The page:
The drawn-out exhalation we know as a sigh doesn’t just telegraph emotion. It’s also a vital reflex that keeps us from suffocating.
Researchers have now isolated the clusters of neurons in the brain stem that turn a simple breath into a sigh. (And yes, that’s the term scientists use for it, too.) Finding it is an important step toward treatments for people who can’t regulate breathing on their own.
This elusive mechanism has turned out to be a stunningly simple reflex. “Sighing appears to be regulated by the fewest number of neurons we have seen linked to a fundamental human behavior,” said Jack Feldman, a neurobiology professor at the University of California, Los Angeles, in a press release. Feldman is an author of a new paper in Nature documenting the discovery, made by a team of researchers from UCLA and Stanford University.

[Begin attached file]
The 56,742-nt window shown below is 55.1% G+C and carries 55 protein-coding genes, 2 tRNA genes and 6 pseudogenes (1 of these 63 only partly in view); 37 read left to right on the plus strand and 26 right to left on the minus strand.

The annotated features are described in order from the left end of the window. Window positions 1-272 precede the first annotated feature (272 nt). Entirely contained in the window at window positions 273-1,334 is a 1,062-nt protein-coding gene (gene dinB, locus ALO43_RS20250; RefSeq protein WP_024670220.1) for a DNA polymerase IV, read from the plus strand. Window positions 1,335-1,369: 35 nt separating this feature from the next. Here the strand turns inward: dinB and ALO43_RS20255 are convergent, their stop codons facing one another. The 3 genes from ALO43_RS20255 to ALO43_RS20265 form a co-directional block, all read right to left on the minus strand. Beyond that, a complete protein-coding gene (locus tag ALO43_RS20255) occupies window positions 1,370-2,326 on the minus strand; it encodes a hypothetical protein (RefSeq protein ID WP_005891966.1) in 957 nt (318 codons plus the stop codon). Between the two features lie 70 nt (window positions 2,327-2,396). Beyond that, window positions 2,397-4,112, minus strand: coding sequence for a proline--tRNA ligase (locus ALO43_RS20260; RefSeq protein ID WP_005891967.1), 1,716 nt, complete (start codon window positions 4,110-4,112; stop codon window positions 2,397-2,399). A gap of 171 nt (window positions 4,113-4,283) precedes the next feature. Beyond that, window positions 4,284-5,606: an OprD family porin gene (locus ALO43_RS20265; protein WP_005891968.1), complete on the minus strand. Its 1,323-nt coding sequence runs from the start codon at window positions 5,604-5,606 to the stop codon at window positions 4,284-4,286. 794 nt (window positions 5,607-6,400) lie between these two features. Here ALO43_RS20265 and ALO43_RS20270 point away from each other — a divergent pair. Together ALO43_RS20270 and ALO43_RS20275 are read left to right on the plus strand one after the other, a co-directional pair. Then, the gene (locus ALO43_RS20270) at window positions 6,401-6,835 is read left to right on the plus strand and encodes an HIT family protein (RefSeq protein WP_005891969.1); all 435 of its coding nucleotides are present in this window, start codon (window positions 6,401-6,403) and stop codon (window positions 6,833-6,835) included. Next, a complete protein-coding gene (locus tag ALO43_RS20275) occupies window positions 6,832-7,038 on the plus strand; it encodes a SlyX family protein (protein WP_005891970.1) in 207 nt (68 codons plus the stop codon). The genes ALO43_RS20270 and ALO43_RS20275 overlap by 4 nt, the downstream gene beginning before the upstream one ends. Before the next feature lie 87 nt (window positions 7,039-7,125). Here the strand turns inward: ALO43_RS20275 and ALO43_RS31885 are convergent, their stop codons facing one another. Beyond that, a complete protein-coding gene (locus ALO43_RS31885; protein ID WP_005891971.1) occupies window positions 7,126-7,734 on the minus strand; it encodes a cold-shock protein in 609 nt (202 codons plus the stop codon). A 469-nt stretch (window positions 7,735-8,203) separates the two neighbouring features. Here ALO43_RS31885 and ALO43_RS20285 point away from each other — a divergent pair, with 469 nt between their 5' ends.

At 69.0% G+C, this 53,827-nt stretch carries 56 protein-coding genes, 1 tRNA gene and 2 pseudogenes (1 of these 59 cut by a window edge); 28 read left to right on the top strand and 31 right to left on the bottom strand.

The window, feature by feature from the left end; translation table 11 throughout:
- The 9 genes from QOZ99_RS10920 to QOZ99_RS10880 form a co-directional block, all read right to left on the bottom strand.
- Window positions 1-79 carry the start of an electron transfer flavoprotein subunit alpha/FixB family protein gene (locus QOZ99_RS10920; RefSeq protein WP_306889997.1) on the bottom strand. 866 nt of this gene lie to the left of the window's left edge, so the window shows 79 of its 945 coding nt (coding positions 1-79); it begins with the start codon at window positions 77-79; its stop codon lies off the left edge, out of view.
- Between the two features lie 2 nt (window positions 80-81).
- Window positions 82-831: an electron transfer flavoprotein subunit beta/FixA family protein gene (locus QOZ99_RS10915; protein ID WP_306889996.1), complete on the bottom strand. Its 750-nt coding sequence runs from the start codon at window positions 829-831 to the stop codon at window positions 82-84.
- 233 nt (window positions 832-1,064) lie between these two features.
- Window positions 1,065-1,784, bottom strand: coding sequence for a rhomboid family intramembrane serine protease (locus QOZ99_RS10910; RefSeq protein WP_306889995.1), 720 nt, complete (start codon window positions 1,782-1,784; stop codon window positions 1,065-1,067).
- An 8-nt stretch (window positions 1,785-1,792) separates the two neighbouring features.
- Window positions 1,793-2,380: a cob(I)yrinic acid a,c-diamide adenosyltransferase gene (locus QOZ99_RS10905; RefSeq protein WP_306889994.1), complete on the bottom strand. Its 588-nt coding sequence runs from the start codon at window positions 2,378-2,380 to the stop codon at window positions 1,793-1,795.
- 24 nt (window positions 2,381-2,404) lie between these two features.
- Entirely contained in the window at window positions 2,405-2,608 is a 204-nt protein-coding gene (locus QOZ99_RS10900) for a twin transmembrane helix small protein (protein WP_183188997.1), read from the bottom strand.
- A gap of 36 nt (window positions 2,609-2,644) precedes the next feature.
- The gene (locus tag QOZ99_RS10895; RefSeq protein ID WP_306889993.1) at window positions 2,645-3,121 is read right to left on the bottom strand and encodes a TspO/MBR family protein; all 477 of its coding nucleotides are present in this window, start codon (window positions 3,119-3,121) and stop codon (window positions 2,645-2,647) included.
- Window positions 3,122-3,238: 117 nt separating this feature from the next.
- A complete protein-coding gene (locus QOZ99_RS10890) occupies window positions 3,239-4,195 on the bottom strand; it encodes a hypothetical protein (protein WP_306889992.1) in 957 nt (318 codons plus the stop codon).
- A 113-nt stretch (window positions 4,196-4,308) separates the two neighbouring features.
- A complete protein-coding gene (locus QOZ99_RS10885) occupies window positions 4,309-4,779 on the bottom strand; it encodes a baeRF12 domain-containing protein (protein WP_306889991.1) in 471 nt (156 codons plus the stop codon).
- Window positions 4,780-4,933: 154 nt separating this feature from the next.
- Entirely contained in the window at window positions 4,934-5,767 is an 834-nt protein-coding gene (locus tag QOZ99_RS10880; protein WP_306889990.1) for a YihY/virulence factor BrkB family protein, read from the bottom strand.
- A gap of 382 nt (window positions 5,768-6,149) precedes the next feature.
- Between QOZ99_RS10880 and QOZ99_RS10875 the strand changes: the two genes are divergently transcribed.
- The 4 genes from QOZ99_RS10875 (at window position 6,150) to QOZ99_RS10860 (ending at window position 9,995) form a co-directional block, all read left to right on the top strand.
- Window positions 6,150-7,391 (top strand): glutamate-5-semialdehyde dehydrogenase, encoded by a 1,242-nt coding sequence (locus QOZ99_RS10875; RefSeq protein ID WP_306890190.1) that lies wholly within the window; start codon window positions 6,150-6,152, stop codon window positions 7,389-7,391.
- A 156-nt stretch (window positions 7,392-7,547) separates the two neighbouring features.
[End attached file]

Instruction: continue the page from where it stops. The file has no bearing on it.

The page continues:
Consciously or not, we sigh about every five minutes. Those exaggerated breaths take in twice the normal volume of air and reinflate the alveoli, the tiny sacs in the lungs where oxygen and carbon dioxide exchange. When the alveoli collapse, only a sigh will reinflate them.
Artificial ventilators mimic the action of a sigh. The new discovery could help develop medications that train patients’ brains to sigh on their own.